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Ishmael is an aged gorilla sage, exiled from his home country for mysterious reasons. In the U.S., he takes on a pupil [the unnamed narrator]. Through a series of dialogues, stories, and thought experiments, Ishmael teaches his pupil radical fundamental truths about the nature of human history and evolution. During these sessions, an ever-present question broods over them. Written in all caps across an old, cryptic poster, the question: "WITH MAN GONE, WILL THERE BE HOPE FOR GORILLA?" seems a riddle, or a taunt.
Ishmael's pupil is incredibly bright and well-learned. He has a gift for intellectual dialogue. Yet, this abstract intelligence proves more a hindrance than an aid in helping him see what Ishmael is pointing to. Ishmael spends a great amount of time getting his pupil to stop over-intellectualizing. Ishmael wants the narrator to think concretely, and to be literal. So, it makes sense, when asking what the meaning of this question is, to attempt a quite literal, concrete analysis.
We know that Ishmael is among the few of his species remaining. We know also that his species will probably soon become extinct. The question suggests then, quite literally: well, what if man were gone? If man were gone, would there then be hope for the gorilla?
Considered in this light, the question reads nearly as a threat. After all, it is a statement featuring a world with "man gone," written on a prominently displayed poster in the room of a radical, strangely mysterious, telepathic gorrilla. I think it's important to note here that this book is the first of a trilogy. The significance of this question is a theme that author Daniel Quinn returns to in each installment.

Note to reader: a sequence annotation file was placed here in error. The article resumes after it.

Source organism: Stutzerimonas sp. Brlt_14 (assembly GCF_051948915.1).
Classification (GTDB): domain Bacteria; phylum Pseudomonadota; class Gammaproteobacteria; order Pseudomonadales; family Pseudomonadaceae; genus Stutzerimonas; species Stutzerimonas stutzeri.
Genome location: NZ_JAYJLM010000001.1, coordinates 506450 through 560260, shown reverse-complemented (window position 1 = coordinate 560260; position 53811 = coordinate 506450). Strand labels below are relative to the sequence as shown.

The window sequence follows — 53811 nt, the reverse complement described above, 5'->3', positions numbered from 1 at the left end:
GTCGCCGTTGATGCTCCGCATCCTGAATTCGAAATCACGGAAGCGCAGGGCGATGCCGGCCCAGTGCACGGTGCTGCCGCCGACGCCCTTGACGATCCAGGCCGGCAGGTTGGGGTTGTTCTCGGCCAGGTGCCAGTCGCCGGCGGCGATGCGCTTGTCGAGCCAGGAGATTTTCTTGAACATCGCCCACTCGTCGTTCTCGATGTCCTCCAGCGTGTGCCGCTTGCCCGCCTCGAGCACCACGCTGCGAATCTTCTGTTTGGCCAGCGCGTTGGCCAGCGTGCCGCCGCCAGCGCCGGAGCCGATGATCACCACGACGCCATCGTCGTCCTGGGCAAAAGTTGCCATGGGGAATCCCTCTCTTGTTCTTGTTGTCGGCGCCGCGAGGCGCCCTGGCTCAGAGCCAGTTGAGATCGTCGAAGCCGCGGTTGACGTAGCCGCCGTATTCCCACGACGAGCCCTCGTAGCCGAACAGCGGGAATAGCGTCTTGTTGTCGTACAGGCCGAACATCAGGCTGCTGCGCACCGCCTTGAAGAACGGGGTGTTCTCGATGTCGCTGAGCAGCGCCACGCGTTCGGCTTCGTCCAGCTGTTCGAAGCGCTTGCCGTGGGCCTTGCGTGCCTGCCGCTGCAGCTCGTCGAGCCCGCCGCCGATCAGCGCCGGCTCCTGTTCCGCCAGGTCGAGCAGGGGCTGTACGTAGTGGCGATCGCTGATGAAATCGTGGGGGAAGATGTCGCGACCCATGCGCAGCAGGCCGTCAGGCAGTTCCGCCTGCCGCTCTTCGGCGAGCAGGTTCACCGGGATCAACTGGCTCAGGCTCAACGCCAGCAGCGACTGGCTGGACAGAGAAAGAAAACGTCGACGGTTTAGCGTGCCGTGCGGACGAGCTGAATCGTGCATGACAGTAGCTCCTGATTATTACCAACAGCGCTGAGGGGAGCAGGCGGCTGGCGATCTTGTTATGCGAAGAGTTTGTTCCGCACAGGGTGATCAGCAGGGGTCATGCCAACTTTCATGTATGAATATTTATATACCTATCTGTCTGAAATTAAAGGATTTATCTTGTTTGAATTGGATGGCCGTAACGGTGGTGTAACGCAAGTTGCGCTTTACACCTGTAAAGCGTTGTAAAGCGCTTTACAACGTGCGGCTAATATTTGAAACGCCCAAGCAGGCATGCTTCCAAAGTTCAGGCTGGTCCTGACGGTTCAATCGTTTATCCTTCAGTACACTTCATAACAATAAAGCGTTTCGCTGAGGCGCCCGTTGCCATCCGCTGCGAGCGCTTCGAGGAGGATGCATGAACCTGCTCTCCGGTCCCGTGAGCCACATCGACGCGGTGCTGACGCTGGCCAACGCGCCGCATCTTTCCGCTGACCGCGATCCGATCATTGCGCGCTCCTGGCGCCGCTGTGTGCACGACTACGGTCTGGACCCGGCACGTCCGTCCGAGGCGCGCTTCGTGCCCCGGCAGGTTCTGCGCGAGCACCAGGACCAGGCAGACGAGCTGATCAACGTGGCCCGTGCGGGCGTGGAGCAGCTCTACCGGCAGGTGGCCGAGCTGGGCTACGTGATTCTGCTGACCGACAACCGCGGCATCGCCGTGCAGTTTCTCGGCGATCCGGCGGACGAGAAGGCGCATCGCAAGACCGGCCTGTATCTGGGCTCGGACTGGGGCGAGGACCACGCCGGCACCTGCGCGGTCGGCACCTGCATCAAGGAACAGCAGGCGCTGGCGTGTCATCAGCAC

The poster, which is reversed in the final lines of the novel, displays part of Daniel's Quinn's message to the reader. This question is one that humans, in Quinn's opinion, should be asking themselves with the extinction of each and every species from the planet. With ____________ (insert most recent extinct species here) gone, will there be hope for man? In other words, Quinn is perhaps reminding readers of the fleeting existence humans live on this planet, especially considering their treatment of the environment and natural resources. The novel ends with the statement, "WITH GORILLA GONE, WILL THERE BE HOPE FOR MAN?" This time, however, the author completes his narrative a bit more literally. Now that Ishmael has died, is his message lost? Quinn challenges the readers to continue this message, especially in the next book in the series, The Story of B.
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